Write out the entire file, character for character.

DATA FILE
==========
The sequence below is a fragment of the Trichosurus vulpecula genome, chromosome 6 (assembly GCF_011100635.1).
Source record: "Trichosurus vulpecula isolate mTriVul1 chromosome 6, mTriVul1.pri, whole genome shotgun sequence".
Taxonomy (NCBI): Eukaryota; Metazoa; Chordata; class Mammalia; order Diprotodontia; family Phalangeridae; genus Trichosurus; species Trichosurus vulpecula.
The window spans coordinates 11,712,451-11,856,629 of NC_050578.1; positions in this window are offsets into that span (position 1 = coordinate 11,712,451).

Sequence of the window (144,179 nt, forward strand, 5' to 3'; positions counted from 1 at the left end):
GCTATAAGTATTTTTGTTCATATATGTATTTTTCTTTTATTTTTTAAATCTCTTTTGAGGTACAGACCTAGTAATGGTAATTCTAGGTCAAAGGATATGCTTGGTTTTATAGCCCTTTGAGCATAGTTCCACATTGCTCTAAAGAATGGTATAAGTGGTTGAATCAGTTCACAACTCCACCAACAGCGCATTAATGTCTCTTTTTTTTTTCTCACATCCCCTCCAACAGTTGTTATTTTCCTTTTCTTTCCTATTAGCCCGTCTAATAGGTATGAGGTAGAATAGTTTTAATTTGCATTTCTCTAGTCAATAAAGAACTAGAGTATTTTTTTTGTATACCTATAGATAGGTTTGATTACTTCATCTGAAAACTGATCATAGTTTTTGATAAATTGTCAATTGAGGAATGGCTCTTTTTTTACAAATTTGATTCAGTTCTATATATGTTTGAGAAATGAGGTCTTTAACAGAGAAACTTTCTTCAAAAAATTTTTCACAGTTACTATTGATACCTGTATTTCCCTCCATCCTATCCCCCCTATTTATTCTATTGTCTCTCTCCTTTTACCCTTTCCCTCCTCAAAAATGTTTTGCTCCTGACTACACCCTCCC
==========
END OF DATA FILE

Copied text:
The sequence below is a fragment of the Trichosurus vulpecula genome, chromosome 6 (assembly GCF_011100635.1).
Source record: "Trichosurus vulpecula isolate mTriVul1 chromosome 6, mTriVul1.pri, whole genome shotgun sequence".
Taxonomy (NCBI): Eukaryota; Metazoa; Chordata; class Mammalia; order Diprotodontia; family Phalangeridae; genus Trichosurus; species Trichosurus vulpecula.
The window spans coordinates 11,712,451-11,856,629 of NC_050578.1; positions in this window are offsets into that span (position 1 = coordinate 11,712,451).

Sequence of the window (144,179 nt, forward strand, 5' to 3'; positions counted from 1 at the left end):
GCTATAAGTATTTTTGTTCATATATGTATTTTTCTTTTATTTTTTAAATCTCTTTTGAGGTACAGACCTAGTAATGGTAATTCTAGGTCAAAGGATATGCTTGGTTTTATAGCCCTTTGAGCATAGTTCCACATTGCTCTAAAGAATGGTATAAGTGGTTGAATCAGTTCACAACTCCACCAACAGCGCATTAATGTCTCTTTTTTTTTTCTCACATCCCCTCCAACAGTTGTTATTTTCCTTTTCTTTCCTATTAGCCCGTCTAATAGGTATGAGGTAGAATAGTTTTAATTTGCATTTCTCTAGTCAATAAAGAACTAGAGTATTTTTTTTGTATACCTATAGATAGGTTTGATTACTTCATCTGAAAACTGATCATAGTTTTTGATAAATTGTCAATTGAGGAATGGCTCTTTTTTTACAAATTTGATTCAGTTCTATATATGTTTGAGAAATGAGGTCTTTAACAGAGAAACTTTCTTCAAAAAATTTTTCACAGTTACTATTGATACCTGTATTTCCCTCCATCCTATCCCCCCTATTTATTCTATTGTCTCTCTCCTTTTACCCTTTCCCTCCTCAAAAATGTTTTGCTCCTGACTACACCCTCCC